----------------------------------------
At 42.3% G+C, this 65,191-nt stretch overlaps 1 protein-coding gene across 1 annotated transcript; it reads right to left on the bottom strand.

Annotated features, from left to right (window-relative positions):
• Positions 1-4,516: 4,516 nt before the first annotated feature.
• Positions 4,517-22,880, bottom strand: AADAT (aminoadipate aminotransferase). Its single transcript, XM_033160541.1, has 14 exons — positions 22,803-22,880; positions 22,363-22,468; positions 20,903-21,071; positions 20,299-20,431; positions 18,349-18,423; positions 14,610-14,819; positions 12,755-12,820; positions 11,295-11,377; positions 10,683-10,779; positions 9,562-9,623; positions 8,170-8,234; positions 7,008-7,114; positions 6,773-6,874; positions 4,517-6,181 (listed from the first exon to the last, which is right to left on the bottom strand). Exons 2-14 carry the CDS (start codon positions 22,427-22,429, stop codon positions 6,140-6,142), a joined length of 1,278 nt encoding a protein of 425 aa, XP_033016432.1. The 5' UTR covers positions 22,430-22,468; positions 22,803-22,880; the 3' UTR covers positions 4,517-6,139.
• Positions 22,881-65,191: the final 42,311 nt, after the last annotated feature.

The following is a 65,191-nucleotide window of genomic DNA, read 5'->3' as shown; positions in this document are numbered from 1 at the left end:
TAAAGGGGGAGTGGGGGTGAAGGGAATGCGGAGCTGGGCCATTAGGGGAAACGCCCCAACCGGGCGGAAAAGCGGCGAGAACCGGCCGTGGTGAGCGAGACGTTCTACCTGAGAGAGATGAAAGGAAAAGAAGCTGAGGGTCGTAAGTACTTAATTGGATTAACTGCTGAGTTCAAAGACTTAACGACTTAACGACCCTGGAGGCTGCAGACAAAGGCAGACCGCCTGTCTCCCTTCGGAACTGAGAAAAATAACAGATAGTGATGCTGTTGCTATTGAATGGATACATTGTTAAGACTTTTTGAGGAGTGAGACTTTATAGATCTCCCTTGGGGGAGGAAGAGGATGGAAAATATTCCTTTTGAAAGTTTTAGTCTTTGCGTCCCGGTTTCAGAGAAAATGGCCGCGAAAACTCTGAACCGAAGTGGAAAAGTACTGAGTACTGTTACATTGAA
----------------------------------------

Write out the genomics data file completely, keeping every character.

At 42.3% G+C, this 65,191-nt stretch overlaps 1 protein-coding gene across 1 annotated transcript; it reads right to left on the bottom strand.

Annotated features, from left to right (window-relative positions):
• Positions 1-4,516: 4,516 nt before the first annotated feature.
• Positions 4,517-22,880, bottom strand: AADAT (aminoadipate aminotransferase). Its single transcript, XM_033160541.1, has 14 exons — positions 22,803-22,880; positions 22,363-22,468; positions 20,903-21,071; positions 20,299-20,431; positions 18,349-18,423; positions 14,610-14,819; positions 12,755-12,820; positions 11,295-11,377; positions 10,683-10,779; positions 9,562-9,623; positions 8,170-8,234; positions 7,008-7,114; positions 6,773-6,874; positions 4,517-6,181 (listed from the first exon to the last, which is right to left on the bottom strand). Exons 2-14 carry the CDS (start codon positions 22,427-22,429, stop codon positions 6,140-6,142), a joined length of 1,278 nt encoding a protein of 425 aa, XP_033016432.1. The 5' UTR covers positions 22,430-22,468; positions 22,803-22,880; the 3' UTR covers positions 4,517-6,139.
• Positions 22,881-65,191: the final 42,311 nt, after the last annotated feature.

The following is a 65,191-nucleotide window of genomic DNA, read 5'->3' as shown; positions in this document are numbered from 1 at the left end:
TAAAGGGGGAGTGGGGGTGAAGGGAATGCGGAGCTGGGCCATTAGGGGAAACGCCCCAACCGGGCGGAAAAGCGGCGAGAACCGGCCGTGGTGAGCGAGACGTTCTACCTGAGAGAGATGAAAGGAAAAGAAGCTGAGGGTCGTAAGTACTTAATTGGATTAACTGCTGAGTTCAAAGACTTAACGACTTAACGACCCTGGAGGCTGCAGACAAAGGCAGACCGCCTGTCTCCCTTCGGAACTGAGAAAAATAACAGATAGTGATGCTGTTGCTATTGAATGGATACATTGTTAAGACTTTTTGAGGAGTGAGACTTTATAGATCTCCCTTGGGGGAGGAAGAGGATGGAAAATATTCCTTTTGAAAGTTTTAGTCTTTGCGTCCCGGTTTCAGAGAAAATGGCCGCGAAAACTCTGAACCGAAGTGGAAAAGTACTGAGTACTGTTACATTGAA